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Thoughts on Story Structure

March 31, 2017

Back in the vault, Part Two in our series on Main Character and Meaning from waaaayy back in 2010: Development of Character Arc. Short and sweet, the best part was adding this shot of Lester from American Beauty to the article:

Lester Burnham from *American Beauty*

Interesting to look back and see our error in thinking Woody a Changed Main Character in the first Toy Story. The original version of Dramatica shipped with a complete storyform for the movie that destroyed dreams of would-be hand-drawn animators--a storyform with something rare and unheard of in Dramatica canon: the exception.

In that storyform—and the one that ships with the current version—a caveat appears, explaining why the original analysis set Woody as the Changed character and Buzz the Steadfast character.

An exception unlike any other in Dramatica

The one thing that always impressed me about Dramatica was the complete lack of caveats and exceptions in the explanation of the theory. Every screenwriting book and story guru I visited in the early to mid-90s arrived with tons of footnotes and and exceptions and explanations why, in this film, their particular point-of-view needed adjusting.

Dramatica never needed caveats. It was, and continues to be, what it was—take it or leave it. Some stories feature Stop characters, some feature Start characters. End of line.

I updated the original article to include a reference and link to our updated, more accurate analysis of the film: The Toy Story Dilemma.

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March 29, 2017

Occasionally, we get letters:

I can't thank you enough for this site. I truly, from the bottom of my heart cannot. I've been struggling against a number of instructors recently. They kept pushing and pushing, indicating that I was failing to grasp how to create a compelling protagonist because my main character 'does not change', while the rest of the characters around her do.

Every Main Character grows, not every Main Character changes. From our article What Character Arc Really Means:

Sometimes a person can grow by maintaining their position, shoring up their resolve against whatever is thrown at them.

Dramatica refers to this as the Steadfast Main Character.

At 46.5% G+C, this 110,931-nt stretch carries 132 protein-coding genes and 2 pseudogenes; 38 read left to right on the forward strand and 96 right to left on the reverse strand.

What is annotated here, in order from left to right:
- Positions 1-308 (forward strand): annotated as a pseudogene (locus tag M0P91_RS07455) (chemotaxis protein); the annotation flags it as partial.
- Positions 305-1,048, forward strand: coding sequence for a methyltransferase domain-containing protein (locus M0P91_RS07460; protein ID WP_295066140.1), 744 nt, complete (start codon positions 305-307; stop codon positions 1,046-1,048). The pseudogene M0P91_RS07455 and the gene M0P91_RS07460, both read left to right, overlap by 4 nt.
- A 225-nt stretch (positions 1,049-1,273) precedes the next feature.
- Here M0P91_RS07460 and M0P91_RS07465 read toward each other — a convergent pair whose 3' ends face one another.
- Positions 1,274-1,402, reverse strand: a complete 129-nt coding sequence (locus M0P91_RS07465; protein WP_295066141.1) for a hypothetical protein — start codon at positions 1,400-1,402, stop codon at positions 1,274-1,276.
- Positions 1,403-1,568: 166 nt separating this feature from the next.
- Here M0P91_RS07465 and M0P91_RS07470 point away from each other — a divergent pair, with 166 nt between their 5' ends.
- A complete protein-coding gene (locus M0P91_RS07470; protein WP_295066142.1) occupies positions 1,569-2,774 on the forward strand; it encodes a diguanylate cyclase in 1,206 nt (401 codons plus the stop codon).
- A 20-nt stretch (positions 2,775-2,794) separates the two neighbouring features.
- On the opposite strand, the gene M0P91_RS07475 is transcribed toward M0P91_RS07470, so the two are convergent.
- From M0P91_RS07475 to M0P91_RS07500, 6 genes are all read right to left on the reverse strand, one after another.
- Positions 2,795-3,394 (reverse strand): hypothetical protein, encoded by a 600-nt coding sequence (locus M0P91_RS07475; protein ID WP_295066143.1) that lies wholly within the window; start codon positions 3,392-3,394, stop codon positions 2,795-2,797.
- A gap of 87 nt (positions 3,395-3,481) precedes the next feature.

The letter continues:

I had at once the sense of: am I truly not grasping a concept which all screenwriters must master... or are they applying concepts that are not necessary to my story?

No and yes. In that order.

Really grateful to experience this kind of impact tonight.

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March 27, 2017

Every story paradigm, it would seem, comes with a collection of caveats and footnotes: a select set of sequences may only work within a certain context, while a journey works for every context as long as you're willing to forgo consistent meaning. With the Dramatica theory of story, all that nonsense goes away.

Take for instance, this notion of Plot Progression in Dramatica:

I have two questions regarding placement of Problem Types on a grid and, especially, in the Signpost-Journey sequence. In the Dramatica Users Manual, the first appearance of Problem TYPES in the ACTIVITY Class are listed (clockwise): Understanding, Doing, Learning, Obtaining. After that, in every example I’ve seen--particularly with respect to Signposts--they are listed: Learning, Understanding, Doing, Obtaining or L-U-D-O. When establishing Signposts in the Activity class, will they always progress L-U-D-O? If so, will the Signposts in the Situation Class or Attitude Class progress in the same pattern (Present-Past-Progress-Future in Situation, Conscious-Memory-Preconscious-Subconscious in Attitude)?

Some stories progress from Learning to Understanding to Doing to Obtaining--but not all stories. Some start with the Understanding and then move to Learning, before finishing with Doing and Obtaining. And even then, some stories start with the Doing and Obtaining, before moving on to the Understanding and Learning.

It all depends on the narrative.

The All Important Dynamic Choices

This pattern you recognize is not arbitrary--it contains meaning. What you perceive is the differential between the Dramatica Table of Story Elements at rest and the Table of Story Elements after the application of the story's dynamics.

The Table of Story Elements at Rest

Those eight Essential Questions that adorn the top of Dramatica.com and connected with your writer's intuition when you first heard about the theory? The answers to those questions determine how the model of the human mind winds up within a story.

Think of the Table of Story Elements like a giant, super amazing Rubik's cube with rubber bands wrapped around it. Tough to turn at first--and if you did--the cube would whip back into its normal state as soon as you let go. The answer to questions like the Main Character Resolve: Changed or Steadfast? and the Main Character's Problem-Solving Style: Linear or Holistic? Regulate which way to shift those cubes and how to rotate it in your hands.

A story begins with the Rubik's cube of story fully would up, ready to go. As the story unfolds, Act by Act, the cube begins to unravel until it returns back to its at rest state.

Independent Interdependence

The pattern mentioned above communicates only one-fourth of the Author's message to an audience. A story "cube" flows through four different complete Throughlines as it unravels.

Will one position in a Class always respond to another Class, in kind, with the same position? If the MC signpost is Past (top-left position on the grid) , will the IC always respond with Memory (also top-left position on the grid)?